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A Living Landscape of the Past

Between 1850 and 1852, Robert S. Duncanson (1821–1872) painted a series of eight landscape murals commissioned by horticulturalist and art patron Nicholas Longworth to decorate the entry hall of his home, now the Taft Museum of Art. Approximately 9 by 6 ½ feet each and painted directly on the plaster walls, this ambitious project launched Duncanson’s career.

Duncanson moved to Cincinnati from Michigan in 1840, resolved to become an artist. He taught himself by copying prints of European paintings and sketching from nature, initially earning a living by painting portraits. In the late 1840s, Duncanson devoted himself to landscape painting and eventually became the first African American artist to earn an international reputation. Duncanson even painted for Victoria, Queen of the United Kingdom. Likely inspired by the Ohio River Valley, the Taft murals represent imagined landscapes rather than particular places.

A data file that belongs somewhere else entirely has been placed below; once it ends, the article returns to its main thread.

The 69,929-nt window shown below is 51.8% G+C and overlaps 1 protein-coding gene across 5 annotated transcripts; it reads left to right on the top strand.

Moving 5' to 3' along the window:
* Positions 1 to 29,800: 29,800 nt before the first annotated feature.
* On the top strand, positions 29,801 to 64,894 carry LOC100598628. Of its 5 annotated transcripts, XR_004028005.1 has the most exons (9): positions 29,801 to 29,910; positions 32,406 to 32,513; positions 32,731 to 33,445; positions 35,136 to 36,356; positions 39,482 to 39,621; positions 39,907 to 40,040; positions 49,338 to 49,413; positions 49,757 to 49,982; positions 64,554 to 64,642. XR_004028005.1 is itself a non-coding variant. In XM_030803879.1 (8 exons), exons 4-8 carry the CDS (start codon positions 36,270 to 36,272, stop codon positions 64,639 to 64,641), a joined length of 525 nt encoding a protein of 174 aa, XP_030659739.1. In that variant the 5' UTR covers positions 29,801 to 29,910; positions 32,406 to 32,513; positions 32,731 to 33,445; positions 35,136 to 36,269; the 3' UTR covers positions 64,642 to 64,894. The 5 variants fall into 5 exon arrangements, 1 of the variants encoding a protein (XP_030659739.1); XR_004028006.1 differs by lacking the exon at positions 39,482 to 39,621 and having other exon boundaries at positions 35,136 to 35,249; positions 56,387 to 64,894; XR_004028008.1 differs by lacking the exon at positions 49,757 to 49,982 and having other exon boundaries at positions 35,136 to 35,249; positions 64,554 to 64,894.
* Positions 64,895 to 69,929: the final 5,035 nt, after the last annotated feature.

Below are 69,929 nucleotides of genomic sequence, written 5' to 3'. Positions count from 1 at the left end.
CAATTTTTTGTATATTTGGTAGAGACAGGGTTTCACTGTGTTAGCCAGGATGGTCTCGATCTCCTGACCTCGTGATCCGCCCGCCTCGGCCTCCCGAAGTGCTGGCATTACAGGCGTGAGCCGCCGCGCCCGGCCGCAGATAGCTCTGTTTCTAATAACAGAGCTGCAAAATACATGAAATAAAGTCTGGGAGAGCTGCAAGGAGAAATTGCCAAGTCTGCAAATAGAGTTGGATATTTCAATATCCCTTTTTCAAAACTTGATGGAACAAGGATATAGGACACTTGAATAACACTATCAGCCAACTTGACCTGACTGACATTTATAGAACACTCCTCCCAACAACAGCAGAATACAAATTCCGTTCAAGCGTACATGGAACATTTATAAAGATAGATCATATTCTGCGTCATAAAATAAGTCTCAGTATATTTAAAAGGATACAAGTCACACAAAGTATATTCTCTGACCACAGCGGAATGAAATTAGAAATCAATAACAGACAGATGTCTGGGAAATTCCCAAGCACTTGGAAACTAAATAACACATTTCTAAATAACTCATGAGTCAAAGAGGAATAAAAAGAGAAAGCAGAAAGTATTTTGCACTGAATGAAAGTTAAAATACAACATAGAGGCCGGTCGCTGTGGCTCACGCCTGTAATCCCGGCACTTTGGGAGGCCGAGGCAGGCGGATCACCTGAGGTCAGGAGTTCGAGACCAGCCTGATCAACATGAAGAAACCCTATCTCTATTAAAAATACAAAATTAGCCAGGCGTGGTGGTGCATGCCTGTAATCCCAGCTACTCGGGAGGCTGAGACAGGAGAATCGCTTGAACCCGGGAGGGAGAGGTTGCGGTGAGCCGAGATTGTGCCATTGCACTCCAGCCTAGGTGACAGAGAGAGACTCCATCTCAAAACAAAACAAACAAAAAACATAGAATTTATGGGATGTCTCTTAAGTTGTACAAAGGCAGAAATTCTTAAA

After Longworth’s death, changing taste in interior design led to the murals being covered with wallpaper. They were restored before the Taft Museum of Art opened in 1932 and conserved again between 1994 and 2000. The murals are now recognized as the most significant pre–Civil War domestic murals in the United States and are one of the Taft Museum of Art’s largest artworks, second only to the house itself.

 

At right: William Notman, Robert S Duncanson, 1864, Notman Archives, McCord Museum, McGill University, Montreal

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